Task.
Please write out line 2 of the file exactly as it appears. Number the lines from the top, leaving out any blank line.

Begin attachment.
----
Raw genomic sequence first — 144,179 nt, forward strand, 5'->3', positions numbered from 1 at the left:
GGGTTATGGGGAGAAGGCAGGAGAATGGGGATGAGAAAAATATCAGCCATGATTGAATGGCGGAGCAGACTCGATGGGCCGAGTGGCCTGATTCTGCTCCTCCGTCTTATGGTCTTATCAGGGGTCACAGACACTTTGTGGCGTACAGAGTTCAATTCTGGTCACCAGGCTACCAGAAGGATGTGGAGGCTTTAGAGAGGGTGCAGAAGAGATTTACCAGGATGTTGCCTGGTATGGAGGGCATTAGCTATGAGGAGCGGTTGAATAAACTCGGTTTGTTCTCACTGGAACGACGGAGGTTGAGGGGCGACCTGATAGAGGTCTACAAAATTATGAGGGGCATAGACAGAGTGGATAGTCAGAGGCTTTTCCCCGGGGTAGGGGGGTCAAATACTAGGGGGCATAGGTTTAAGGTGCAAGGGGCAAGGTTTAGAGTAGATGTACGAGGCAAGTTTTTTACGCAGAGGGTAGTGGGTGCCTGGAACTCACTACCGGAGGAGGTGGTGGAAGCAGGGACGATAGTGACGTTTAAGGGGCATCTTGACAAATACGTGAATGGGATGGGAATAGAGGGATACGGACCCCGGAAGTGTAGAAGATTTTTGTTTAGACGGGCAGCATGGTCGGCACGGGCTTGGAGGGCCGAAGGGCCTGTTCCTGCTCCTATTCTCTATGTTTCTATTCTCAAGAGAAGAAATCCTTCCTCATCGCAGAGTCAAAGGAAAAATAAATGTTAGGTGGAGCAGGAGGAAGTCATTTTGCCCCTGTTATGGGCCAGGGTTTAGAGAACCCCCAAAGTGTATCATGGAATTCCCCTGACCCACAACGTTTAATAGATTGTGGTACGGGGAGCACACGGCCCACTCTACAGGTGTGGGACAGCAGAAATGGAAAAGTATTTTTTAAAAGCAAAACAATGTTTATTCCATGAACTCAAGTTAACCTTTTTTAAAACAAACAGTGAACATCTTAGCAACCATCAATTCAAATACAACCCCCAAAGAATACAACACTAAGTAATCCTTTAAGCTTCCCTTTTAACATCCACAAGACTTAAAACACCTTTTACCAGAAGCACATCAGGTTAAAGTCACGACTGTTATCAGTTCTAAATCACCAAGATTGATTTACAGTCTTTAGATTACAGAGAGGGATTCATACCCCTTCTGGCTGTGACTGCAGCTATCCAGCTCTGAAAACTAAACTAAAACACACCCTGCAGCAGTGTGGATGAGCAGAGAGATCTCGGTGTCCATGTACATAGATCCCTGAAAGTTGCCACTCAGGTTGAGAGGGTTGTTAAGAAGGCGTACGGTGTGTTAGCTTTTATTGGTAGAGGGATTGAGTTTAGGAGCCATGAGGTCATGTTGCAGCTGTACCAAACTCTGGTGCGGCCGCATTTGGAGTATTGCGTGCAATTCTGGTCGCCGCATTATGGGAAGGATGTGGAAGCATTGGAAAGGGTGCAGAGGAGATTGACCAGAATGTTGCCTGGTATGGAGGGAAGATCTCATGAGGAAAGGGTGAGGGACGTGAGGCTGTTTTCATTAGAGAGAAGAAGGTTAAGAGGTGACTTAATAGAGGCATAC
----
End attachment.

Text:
GGGTTATGGGGAGAAGGCAGGAGAATGGGGATGAGAAAAATATCAGCCATGATTGAATGGCGGAGCAGACTCGATGGGCCGAGTGGCCTGATTCTGCTCCTCCGTCTTATGGTCTTATCAGGGGTCACAGACACTTTGTGGCGTACAGAGTTCAATTCTGGTCACCAGGCTACCAGAAGGATGTGGAGGCTTTAGAGAGGGTGCAGAAGAGATTTACCAGGATGTTGCCTGGTATGGAGGGCATTAGCTATGAGGAGCGGTTGAATAAACTCGGTTTGTTCTCACTGGAACGACGGAGGTTGAGGGGCGACCTGATAGAGGTCTACAAAATTATGAGGGGCATAGACAGAGTGGATAGTCAGAGGCTTTTCCCCGGGGTAGGGGGGTCAAATACTAGGGGGCATAGGTTTAAGGTGCAAGGGGCAAGGTTTAGAGTAGATGTACGAGGCAAGTTTTTTACGCAGAGGGTAGTGGGTGCCTGGAACTCACTACCGGAGGAGGTGGTGGAAGCAGGGACGATAGTGACGTTTAAGGGGCATCTTGACAAATACGTGAATGGGATGGGAATAGAGGGATACGGACCCCGGAAGTGTAGAAGATTTTTGTTTAGACGGGCAGCATGGTCGGCACGGGCTTGGAGGGCCGAAGGGCCTGTTCCTGCTCCTATTCTCTATGTTTCTATTCTCAAGAGAAGAAATCCTTCCTCATCGCAGAGTCAAAGGAAAAATAAATGTTAGGTGGAGCAGGAGGAAGTCATTTTGCCCCTGTTATGGGCCAGGGTTTAGAGAACCCCCAAAGTGTATCATGGAATTCCCCTGACCCACAACGTTTAATAGATTGTGGTACGGGGAGCACACGGCCCACTCTACAGGTGTGGGACAGCAGAAATGGAAAAGTATTTTTTAAAAGCAAAACAATGTTTATTCCATGAACTCAAGTTAACCTTTTTTAAAACAAACAGTGAACATCTTAGCAACCATCAATTCAAATACAACCCCCAAAGAATACAACACTAAGTAATCCTTTAAGCTTCCCTTTTAACATCCACAAGACTTAAAACACCTTTTACCAGAAGCACATCAGGTTAAAGTCACGACTGTTATCAGTTCTAAATCACCAAGATTGATTTACAGTCTTTAGATTACAGAGAGGGATTCATACCCCTTCTGGCTGTGACTGCAGCTATCCAGCTCTGAAAACTAAACTAAAACACACCCTGCAGCAGTGTGGATGAGCAGAGAGATCTCGGTGTCCATGTACATAGATCCCTGAAAGTTGCCACTCAGGTTGAGAGGGTTGTTAAGAAGGCGTACGGTGTGTTAGCTTTTATTGGTAGAGGGATTGAGTTTAGGAGCCATGAGGTCATGTTGCAGCTGTACCAAACTCTGGTGCGGCCGCATTTGGAGTATTGCGTGCAATTCTGGTCGCCGCATTATGGGAAGGATGTGGAAGCATTGGAAAGGGTGCAGAGGAGATTGACCAGAATGTTGCCTGGTATGGAGGGAAGATCTCATGAGGAAAGGGTGAGGGACGTGAGGCTGTTTTCATTAGAGAGAAGAAGGTTAAGAGGTGACTTAATAGAGGCATAC